The Economist Intelligence Unit’s (The EIU’s) latest report ‘Healthcare in 2019‘, brings together analysis and forecasts for the healthcare industry, identifying strategic business issues for the year ahead.

Trade tensions and political pressures will fail to derail long-term progress in the healthcare and pharmaceuticals

In 2019, political events of the past two years will continue to bring considerable uncertainty to the global healthcare sector. In the US, efforts to rein back state involvement in the health sector mean that from January 1st it will no longer be mandatory for individuals to buy insurance. In Europe, Brexit is likely to bring disruption to pharma markets, healthcare recruitment and research in the life sciences. And in nearly every market drug pricing will remain under pressure from strained healthcare budgets.


However, none of this will prevent healthcare spending and pharma sales from rising in most markets, although the market will be weighed down by weaker economic growth. EIU forecasts healthcare spending will climb by 5.1% worldwide in nominal US dollar terms, down from 8.2% growth in 2018. This will include a 5.7% rise in spending on pharmaceuticals in 2019, down from 6.3% in 2018.


Vulnerable to disruption 

Global trade tensions will not target the sector specifically—most developed markets maintain zero tariffs on pharmaceuticals, while even emerging markets keep them low. Nevertheless, the industry has not been entirely sheltered from the US-China trade tensions. (see report on What the US-China Trade War Means for MedTech)

Brexit, meanwhile, still poses considerable risks for the UK’s healthcare sector and its important life sciences industry. The European Medicines Agency will move from the UK capital, London, to the Dutch city of Amsterdam by the end of March 2019, and there remains huge uncertainty about how regulations surrounding drug approvals, clinical trials and drug safety will change.

The biggest trade risk, however, is the indirect one: whether a global trade war will slow the world economy. Many governments, particularly in the euro zone and in commodity-dependent economies, are only just emerging from a period of austerity that obliged them to rein back healthcare spending. Expenditure carried on rising regardless in nominal terms in most countries, but often failed to keep up with increasing demand for care. The strains on public health systems are still clear, meaning that there is limited room for more cost-cutting measures. This is particularly true in countries struggling with population ageing, including Japan, South Korea and most of western Europe.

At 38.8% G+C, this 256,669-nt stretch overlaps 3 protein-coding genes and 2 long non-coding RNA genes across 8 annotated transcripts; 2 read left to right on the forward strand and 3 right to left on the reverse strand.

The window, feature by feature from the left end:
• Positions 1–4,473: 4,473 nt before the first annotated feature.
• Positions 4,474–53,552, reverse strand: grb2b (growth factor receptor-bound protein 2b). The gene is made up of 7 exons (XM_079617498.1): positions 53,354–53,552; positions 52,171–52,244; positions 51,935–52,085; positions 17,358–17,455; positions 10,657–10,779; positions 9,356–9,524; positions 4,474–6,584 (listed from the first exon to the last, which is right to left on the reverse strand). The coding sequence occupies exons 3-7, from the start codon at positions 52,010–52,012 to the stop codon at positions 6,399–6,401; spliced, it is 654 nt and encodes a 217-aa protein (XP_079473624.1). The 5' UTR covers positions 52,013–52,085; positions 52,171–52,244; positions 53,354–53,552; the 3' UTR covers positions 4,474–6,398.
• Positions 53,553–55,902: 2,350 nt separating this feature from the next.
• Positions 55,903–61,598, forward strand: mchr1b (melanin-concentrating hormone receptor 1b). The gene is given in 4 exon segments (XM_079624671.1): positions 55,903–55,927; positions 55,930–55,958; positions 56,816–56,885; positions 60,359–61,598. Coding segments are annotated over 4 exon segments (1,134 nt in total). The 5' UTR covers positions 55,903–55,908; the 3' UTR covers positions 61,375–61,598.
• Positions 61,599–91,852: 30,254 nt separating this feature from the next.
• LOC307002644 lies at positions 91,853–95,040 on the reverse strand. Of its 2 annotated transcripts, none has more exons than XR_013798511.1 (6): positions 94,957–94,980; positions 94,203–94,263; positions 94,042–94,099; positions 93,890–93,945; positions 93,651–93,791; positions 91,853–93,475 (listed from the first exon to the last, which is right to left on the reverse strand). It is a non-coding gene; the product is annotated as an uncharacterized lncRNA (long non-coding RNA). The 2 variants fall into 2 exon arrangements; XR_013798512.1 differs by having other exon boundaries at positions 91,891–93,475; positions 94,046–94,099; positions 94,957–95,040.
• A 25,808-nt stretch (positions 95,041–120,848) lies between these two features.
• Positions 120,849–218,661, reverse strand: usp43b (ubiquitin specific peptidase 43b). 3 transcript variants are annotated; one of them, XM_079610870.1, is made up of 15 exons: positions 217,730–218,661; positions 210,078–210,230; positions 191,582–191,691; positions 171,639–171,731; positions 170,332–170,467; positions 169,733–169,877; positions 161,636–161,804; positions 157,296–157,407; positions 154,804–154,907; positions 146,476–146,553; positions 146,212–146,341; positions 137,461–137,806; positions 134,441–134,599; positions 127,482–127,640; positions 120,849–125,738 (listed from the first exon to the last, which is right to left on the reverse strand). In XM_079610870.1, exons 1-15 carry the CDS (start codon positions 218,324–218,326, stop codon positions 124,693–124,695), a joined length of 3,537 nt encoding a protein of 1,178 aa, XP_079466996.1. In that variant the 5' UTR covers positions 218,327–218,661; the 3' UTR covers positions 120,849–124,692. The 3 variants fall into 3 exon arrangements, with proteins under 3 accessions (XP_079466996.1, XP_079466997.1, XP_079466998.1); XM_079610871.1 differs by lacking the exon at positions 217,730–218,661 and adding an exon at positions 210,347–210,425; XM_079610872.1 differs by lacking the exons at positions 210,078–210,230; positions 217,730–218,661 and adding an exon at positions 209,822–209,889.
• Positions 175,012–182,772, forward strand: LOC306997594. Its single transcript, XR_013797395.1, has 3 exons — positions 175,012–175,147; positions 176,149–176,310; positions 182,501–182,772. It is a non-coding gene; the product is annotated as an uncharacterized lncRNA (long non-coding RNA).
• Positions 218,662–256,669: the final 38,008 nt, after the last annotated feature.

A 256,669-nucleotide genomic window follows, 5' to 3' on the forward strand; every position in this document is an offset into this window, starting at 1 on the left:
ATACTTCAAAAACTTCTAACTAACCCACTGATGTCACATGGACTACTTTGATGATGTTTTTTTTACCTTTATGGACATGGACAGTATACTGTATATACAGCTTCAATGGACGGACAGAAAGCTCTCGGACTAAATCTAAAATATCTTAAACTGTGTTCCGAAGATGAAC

Universal pressures 

While the US will move away from universal healthcare, many other countries, including South Africa, Oman, India and Nigeria, will seek to widen and deepen their public insurance systems.  South Africa is aiming to pass its long-awaited law on a national health insurance system in 2019, with a view to rolling it out by 2025. Oman’s government
has also said that it aims to introduce mandatory health insurance this year, although it will struggle to implement this by January as hoped. In Nigeria, the government approved a basic public health package in 2018 and will start to roll this out during 2019. It is aiming for universal healthcare by 2030.

China, meanwhile, long ago set itself some ambitious health goals for 2020, by which year it aims to provide “safe, effective, convenient and affordable” healthcare to all residents. In 2019 it will scurry to implement yet more far-reaching reforms in an effort to promote this ideal.

On the back of rapidly evolving market dynamics and changing customer needs, companies need to understand the important changes that are happening in the market.

EIU Healthcare’s market insights and growth consulting services can help companies answer key questions to develop and execute a successful growth strategy:

  • How are healthcare systems and markets evolving in different countries and regions?
  • What is the addressable market in each country?
  • What are the key policy and regulatory initiatives unfolding in each market and the implications for your business and product line?
  • What capabilities, stakeholder relationships and processes are required for successful market entry?
  • How can you differentiate your products and services to gain market share?
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